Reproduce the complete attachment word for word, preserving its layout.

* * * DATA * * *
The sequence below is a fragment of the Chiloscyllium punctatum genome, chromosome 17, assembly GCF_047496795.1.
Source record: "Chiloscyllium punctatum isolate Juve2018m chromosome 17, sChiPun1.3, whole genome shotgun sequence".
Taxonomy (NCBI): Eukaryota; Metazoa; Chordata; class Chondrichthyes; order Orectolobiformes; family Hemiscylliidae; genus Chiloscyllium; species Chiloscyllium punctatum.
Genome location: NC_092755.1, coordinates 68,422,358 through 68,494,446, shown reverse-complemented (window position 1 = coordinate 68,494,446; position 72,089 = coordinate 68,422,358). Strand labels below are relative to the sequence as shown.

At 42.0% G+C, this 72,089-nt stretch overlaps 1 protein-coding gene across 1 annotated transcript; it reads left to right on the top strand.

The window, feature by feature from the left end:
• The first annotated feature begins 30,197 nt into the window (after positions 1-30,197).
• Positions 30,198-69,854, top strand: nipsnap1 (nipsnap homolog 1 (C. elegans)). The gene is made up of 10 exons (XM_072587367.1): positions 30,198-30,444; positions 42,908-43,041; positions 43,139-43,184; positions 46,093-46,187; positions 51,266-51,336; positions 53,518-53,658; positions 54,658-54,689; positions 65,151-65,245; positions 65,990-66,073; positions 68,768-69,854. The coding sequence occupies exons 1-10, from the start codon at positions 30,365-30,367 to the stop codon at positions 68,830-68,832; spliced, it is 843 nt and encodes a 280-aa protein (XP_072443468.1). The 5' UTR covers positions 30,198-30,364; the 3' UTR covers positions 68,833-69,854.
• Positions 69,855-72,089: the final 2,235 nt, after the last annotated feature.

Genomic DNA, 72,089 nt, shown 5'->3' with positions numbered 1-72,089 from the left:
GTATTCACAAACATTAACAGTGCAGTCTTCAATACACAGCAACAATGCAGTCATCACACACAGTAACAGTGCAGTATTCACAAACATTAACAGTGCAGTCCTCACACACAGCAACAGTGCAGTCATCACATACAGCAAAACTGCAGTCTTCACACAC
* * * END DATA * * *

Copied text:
The sequence below is a fragment of the Chiloscyllium punctatum genome, chromosome 17, assembly GCF_047496795.1.
Source record: "Chiloscyllium punctatum isolate Juve2018m chromosome 17, sChiPun1.3, whole genome shotgun sequence".
Taxonomy (NCBI): Eukaryota; Metazoa; Chordata; class Chondrichthyes; order Orectolobiformes; family Hemiscylliidae; genus Chiloscyllium; species Chiloscyllium punctatum.
Genome location: NC_092755.1, coordinates 68,422,358 through 68,494,446, shown reverse-complemented (window position 1 = coordinate 68,494,446; position 72,089 = coordinate 68,422,358). Strand labels below are relative to the sequence as shown.

At 42.0% G+C, this 72,089-nt stretch overlaps 1 protein-coding gene across 1 annotated transcript; it reads left to right on the top strand.

The window, feature by feature from the left end:
• The first annotated feature begins 30,197 nt into the window (after positions 1-30,197).
• Positions 30,198-69,854, top strand: nipsnap1 (nipsnap homolog 1 (C. elegans)). The gene is made up of 10 exons (XM_072587367.1): positions 30,198-30,444; positions 42,908-43,041; positions 43,139-43,184; positions 46,093-46,187; positions 51,266-51,336; positions 53,518-53,658; positions 54,658-54,689; positions 65,151-65,245; positions 65,990-66,073; positions 68,768-69,854. The coding sequence occupies exons 1-10, from the start codon at positions 30,365-30,367 to the stop codon at positions 68,830-68,832; spliced, it is 843 nt and encodes a 280-aa protein (XP_072443468.1). The 5' UTR covers positions 30,198-30,364; the 3' UTR covers positions 68,833-69,854.
• Positions 69,855-72,089: the final 2,235 nt, after the last annotated feature.

Genomic DNA, 72,089 nt, shown 5'->3' with positions numbered 1-72,089 from the left:
GTATTCACAAACATTAACAGTGCAGTCTTCAATACACAGCAACAATGCAGTCATCACACACAGTAACAGTGCAGTATTCACAAACATTAACAGTGCAGTCCTCACACACAGCAACAGTGCAGTCATCACATACAGCAAAACTGCAGTCTTCACACAC